The year 1957 saw the Cortez Bridge and the Anna Maria Island Bridge open to serve the northern part of the island to the mainland via an extended Manatee Avenue. The DeSoto Bridge in Bradenton opened in 1955 to meet north-south traffic demands from the single-span Sunshine Skyway Bridge. At almost the same time, a new bridge opened from Bradenton Beach to Longboat Key.
Gibson said the island bridges were part of a five-bridge program to build up Manatee County in the postwar era. Without the bridges, travelers would either continue straight to Miami or go to Sarasota.
In correspondence between Billie Martini and the Florida Department of Transportation in 2013, the DOT wrote there were no specific records of the construction timing, but it was able to determine construction of the Cortez Bridge took about 42-48 months.
In the same letter, the DOT wrote there were no records of the cost to build the 1957 bridge that had its first repair in 1988. And by the 1980s, there was a lot of discussion over DOT projects in western Manatee County.
In summer 1980, Cortez Road was widened to the four lanes travelers know today, and residents in the village had protested the project, standing roadside with poster boards. One sign read, “If the road was 4-laned, you’d be moving too fast to read this.”
And whether or not the project reduced traffic congestion, the county population was growing faster than its roadways. Between 1980 and 1990, the population increased more than 42 percent — topping 200,000 residents, according to the state Office of Economic and Demographic Research. The increase continued a historic and current trend that’s pushed Florida to the position of third most populous state in the country at nearly 21 million people, according to a 2017 U.S. Census Bureau estimate.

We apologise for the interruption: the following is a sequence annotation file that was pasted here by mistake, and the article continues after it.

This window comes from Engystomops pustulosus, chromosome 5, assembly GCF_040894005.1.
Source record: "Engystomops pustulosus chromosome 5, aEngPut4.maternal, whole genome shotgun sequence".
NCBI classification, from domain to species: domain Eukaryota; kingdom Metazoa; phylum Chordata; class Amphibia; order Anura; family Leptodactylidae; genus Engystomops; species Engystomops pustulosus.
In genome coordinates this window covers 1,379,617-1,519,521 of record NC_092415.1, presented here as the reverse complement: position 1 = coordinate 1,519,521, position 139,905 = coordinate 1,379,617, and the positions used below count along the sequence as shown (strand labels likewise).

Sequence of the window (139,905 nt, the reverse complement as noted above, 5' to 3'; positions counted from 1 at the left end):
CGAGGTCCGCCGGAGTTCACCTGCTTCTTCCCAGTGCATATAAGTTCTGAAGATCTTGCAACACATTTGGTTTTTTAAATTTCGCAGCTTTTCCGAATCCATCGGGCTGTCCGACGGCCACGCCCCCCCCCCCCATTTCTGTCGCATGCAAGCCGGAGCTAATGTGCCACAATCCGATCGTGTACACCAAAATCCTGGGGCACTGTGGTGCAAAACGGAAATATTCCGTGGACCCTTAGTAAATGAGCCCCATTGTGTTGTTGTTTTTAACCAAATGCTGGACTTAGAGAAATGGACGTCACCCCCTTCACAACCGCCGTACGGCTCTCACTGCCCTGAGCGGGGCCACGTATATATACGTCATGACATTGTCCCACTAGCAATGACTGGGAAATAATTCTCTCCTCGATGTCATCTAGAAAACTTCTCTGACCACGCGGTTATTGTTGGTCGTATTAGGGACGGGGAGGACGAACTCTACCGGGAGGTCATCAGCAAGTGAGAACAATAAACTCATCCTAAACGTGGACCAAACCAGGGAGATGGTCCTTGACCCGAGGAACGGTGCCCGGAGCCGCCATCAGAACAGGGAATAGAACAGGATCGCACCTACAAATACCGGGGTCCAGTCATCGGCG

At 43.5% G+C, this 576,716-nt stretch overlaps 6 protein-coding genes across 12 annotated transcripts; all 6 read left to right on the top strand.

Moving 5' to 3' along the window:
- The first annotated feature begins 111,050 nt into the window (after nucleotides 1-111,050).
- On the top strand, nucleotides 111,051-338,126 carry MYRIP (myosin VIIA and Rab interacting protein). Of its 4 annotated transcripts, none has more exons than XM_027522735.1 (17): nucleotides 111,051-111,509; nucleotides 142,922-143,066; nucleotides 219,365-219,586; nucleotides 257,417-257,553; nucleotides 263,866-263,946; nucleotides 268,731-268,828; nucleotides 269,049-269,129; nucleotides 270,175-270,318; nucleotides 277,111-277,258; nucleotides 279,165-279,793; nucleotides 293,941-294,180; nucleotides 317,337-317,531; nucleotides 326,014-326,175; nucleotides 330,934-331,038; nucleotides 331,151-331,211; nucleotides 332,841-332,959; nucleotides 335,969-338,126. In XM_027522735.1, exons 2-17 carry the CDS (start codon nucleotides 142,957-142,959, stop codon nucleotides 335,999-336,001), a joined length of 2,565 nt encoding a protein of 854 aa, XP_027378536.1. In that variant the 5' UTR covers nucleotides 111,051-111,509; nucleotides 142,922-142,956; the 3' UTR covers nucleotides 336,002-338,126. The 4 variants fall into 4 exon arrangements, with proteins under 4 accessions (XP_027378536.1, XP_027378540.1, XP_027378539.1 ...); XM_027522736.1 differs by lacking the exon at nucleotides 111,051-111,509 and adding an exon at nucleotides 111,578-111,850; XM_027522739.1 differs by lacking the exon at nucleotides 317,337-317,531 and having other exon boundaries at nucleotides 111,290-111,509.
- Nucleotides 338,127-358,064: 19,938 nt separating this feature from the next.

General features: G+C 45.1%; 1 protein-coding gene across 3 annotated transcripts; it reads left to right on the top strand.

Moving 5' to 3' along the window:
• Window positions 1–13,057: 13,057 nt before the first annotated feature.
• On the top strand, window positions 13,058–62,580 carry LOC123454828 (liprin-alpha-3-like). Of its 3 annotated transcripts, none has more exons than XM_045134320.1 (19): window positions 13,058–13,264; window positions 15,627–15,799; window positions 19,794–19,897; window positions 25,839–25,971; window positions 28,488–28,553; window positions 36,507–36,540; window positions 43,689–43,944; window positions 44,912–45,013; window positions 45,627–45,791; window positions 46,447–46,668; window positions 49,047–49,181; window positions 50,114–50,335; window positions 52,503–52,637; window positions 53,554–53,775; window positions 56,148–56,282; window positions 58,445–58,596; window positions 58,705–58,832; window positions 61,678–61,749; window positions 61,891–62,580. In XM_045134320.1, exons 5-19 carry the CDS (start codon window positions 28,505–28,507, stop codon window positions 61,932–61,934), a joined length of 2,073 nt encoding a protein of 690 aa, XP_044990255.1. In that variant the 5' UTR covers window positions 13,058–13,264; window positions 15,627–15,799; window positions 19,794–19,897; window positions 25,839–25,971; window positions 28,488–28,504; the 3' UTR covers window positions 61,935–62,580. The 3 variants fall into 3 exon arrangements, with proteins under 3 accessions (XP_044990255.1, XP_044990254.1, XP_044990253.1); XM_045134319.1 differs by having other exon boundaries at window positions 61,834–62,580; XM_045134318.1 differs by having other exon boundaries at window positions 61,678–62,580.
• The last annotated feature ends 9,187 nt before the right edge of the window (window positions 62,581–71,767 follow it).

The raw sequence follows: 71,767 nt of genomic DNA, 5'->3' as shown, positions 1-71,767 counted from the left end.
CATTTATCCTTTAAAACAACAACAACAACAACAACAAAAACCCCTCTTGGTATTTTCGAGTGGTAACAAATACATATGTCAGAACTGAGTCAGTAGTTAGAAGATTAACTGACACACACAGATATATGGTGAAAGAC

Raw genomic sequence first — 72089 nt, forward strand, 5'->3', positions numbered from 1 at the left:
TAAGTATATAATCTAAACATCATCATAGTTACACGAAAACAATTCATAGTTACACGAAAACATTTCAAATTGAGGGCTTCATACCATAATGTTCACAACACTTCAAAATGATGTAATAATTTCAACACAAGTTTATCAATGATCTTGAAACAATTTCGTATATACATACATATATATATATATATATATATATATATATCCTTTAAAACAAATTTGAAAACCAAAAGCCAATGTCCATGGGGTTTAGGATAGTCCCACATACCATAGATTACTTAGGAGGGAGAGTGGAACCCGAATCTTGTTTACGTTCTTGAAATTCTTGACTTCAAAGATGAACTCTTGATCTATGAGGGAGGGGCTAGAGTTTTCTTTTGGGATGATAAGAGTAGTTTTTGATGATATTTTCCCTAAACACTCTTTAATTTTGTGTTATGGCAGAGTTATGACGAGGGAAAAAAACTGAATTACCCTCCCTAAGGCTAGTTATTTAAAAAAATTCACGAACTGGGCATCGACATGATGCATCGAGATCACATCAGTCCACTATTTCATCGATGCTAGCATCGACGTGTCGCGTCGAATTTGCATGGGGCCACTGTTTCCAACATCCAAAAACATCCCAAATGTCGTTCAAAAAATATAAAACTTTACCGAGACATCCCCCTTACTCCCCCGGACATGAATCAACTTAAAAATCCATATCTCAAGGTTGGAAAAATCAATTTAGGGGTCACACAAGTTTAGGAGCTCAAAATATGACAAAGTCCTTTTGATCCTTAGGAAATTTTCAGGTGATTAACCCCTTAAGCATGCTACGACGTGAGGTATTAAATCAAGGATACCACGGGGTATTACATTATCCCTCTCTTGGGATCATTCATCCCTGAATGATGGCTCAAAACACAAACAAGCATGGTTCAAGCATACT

From 2000 to 2010, Manatee County grew another 22 percent, 5 percent faster than the rest of the state, despite losing 191,000 jobs in the 2008 recession.
In 1989, the DOT proposed a 65-foot-clearance, fixed-span bridge to replace the Cortez Bridge. And the community was feeling the growing pains.
“They wanted to put four bridges in. The Department of Transportation never really cared about the island,” said Katie Pierola, former Bradenton Beach mayor. “They mostly cared about the traffic.”
In the next few years, Cortezians and island residents — led by Pierola and a small group that became the core of Save Anna Maria — put up a fight.
And they won.
They delayed the DOT’s plans to replace both mainland feeders, first the Cortez Bridge, and, when DOT pivoted its efforts to the Anna Maria Island Bridge, they fought the bridge on environmental concerns and again halted progress.
By 1993, SAM, the grass-roots group incorporated as a nonprofit, backed mostly by island residents with the mission to fight the ambitious proposals. SAM mounted a legal battle and lobbied lawmakers in the state capitol. In Cortez, the Florida Institute for Saltwater Heritage formed to preserve the fishing village’s way of life.
In the next part of this series, The Islander will recount the legal battle waged against the state agency and the steps these grass-roots organizations took to preserve their communities.